Congressional Democrats take aim at private equity
Congressional Democrats are again taking aim at private equity, but they don't have much more firepower than the last time around.
Driving the news: The Senate Banking Committee held a pair of hearings earlier this week, one focused broadly on PE misdeeds and one focused specifically on PE's role in the U.S. housing market. The former was chaired by Sen. Elizabeth Warren (D-Mass.) and the latter by Sen. Sherrod Brown (D-Ohio).
- Both were designed to build support for the "Stop Wall Street Looting Act," which was just reintroduced after failing to get a vote back in 2019.
- The bill would effectively end leveraged buyouts by making funds liable for portfolio company debt and pension obligations. It also would end dividend recaps, limit portfolio company monitoring fees, make general partners individually liable for certain obligations and increase transparency and standardization around LP reporting.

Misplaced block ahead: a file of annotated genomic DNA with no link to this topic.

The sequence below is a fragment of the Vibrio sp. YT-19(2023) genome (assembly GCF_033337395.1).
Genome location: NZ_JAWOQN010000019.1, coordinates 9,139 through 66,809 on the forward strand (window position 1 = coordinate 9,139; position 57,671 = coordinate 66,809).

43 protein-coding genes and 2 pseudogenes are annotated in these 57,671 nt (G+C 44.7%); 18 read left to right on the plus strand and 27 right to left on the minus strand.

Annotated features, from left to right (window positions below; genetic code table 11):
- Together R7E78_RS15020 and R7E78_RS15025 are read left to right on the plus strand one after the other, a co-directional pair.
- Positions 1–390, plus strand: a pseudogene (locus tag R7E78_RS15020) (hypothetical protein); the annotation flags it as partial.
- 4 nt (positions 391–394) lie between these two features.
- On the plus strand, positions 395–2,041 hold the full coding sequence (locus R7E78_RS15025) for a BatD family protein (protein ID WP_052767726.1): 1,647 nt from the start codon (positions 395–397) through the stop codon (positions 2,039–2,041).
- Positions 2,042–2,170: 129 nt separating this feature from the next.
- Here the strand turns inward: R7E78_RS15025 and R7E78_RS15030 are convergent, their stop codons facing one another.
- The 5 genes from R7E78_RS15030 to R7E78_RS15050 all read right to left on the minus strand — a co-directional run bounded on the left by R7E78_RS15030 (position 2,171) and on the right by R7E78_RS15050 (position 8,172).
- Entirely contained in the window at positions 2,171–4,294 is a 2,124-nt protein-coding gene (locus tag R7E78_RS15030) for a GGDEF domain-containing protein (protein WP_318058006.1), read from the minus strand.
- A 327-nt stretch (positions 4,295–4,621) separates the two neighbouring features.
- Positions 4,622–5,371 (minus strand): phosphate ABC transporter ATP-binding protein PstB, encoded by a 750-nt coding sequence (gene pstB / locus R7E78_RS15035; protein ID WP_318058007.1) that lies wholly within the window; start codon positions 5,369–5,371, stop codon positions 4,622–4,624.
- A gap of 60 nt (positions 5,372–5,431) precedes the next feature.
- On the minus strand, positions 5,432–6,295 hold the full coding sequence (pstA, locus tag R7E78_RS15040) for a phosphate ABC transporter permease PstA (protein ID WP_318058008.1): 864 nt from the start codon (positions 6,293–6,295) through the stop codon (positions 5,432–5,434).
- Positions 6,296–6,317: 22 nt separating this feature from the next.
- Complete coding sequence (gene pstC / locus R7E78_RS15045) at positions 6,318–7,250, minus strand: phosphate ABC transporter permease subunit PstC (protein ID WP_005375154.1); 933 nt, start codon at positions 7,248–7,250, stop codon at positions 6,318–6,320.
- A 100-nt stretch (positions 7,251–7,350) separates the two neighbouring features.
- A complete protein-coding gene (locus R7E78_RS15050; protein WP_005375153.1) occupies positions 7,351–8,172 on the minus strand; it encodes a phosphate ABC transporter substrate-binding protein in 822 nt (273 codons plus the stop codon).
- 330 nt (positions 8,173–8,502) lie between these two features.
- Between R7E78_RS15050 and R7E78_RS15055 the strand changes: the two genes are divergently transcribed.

What to know: The hearings may have satisfied certain constituencies, just by existing, but the substance was overshadowed by the lack of participation. Only one of Warren's Democratic colleagues showed up, and Brown’s hearing managed to snare just three other Democrats (including Warren).
- Republicans were also MIA, with just three GOP senators taking part (two of whom were ranking members John Kennedy and Pat Toomey).
- If either side felt this bill had a serious chance of moving forward, there would have been much more engagement.
The bottom line: The big differences between 2019 and 2021 is that Democrats control both the Senate and the White House, and that they aren't distracted by presidential primaries. But there's no reason to think the Stop Wall Street Looting Act will meet a different fate, particularly as Democrats continue to squabble over their signature legislation.